Jakarta EE 9 introduces the migration of the javax to jakarta package in the platform, impacting the ecosystem and, therefore, the end-users.
This session covers code-driven recommendations and strategies to help you navigate the migration of your Java Enterprise applications using Apache TomEE.
A few years ago, moving data between applications and data stores included expensive monolithic stacks from large software vendors with little flexibility. Now, with frameworks such as Apache Beam and Apache Airflow, we can schedule and run data processing jobs for both streaming and batch with the same underlying code. This presentation demonstrates the concepts of how this can glue your applications together and shows how we can run data pipelines as Java code, the use cases for such pipelines, and how we can move them from local machines to the cloud solutions by changing just a few lines of Java in our Apache Beam code.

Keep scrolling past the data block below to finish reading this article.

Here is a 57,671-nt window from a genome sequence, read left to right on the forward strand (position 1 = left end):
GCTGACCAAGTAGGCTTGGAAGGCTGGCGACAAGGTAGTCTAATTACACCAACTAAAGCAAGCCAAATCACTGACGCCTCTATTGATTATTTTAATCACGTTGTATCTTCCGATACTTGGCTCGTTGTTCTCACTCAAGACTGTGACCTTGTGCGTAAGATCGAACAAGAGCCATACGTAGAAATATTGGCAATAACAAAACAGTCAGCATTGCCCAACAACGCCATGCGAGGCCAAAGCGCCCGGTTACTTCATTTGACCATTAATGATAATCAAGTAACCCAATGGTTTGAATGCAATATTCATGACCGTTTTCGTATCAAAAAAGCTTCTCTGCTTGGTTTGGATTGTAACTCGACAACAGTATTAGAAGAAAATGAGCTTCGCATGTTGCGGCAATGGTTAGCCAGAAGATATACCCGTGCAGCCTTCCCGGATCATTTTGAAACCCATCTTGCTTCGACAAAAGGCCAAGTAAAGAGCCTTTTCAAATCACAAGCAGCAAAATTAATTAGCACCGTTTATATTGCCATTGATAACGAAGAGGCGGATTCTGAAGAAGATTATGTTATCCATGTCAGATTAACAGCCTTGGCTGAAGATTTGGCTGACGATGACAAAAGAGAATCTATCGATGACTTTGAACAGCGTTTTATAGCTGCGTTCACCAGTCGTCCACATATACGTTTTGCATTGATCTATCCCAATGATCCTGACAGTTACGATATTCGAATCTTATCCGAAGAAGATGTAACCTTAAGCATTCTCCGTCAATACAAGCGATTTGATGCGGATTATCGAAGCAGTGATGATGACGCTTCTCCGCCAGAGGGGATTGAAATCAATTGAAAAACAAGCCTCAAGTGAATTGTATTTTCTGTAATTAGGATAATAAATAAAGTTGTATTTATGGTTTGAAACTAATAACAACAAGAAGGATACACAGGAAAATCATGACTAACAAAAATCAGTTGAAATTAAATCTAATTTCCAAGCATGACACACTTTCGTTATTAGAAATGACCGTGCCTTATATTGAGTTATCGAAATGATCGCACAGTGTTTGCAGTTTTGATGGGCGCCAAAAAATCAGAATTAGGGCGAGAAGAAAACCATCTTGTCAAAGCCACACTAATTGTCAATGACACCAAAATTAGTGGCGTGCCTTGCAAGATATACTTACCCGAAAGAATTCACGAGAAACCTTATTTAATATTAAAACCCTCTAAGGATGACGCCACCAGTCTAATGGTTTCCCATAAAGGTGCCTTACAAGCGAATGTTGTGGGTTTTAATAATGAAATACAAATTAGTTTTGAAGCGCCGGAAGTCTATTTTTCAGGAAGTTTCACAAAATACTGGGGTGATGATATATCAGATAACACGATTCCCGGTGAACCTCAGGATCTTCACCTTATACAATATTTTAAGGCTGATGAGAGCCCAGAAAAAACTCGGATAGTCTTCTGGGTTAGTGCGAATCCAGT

Want real cross-platform development from a single codebase? Does Java still fit that bill? Flutter is Google's new cross-platform toolkit that targets Android, iOS, Windows, Mac, Linux and the browser from a single codebase. Come and see it in action and judge for yourself.
Duke needs your help in navigating through the Delta Quadrant. Join us on this incredible journey visiting new features of the JDK 15 system as well as the best features of previous versions of Java. During this journey, you can improve your craft as an engineer. These short challenges will keep your katas going at warp speed! Solve the puzzles to learn the full power of the Java language. Apply the techniques, and develop concise code where bugs will have a hard time hiding. Come to this session to boldly go where no Duke has gone before!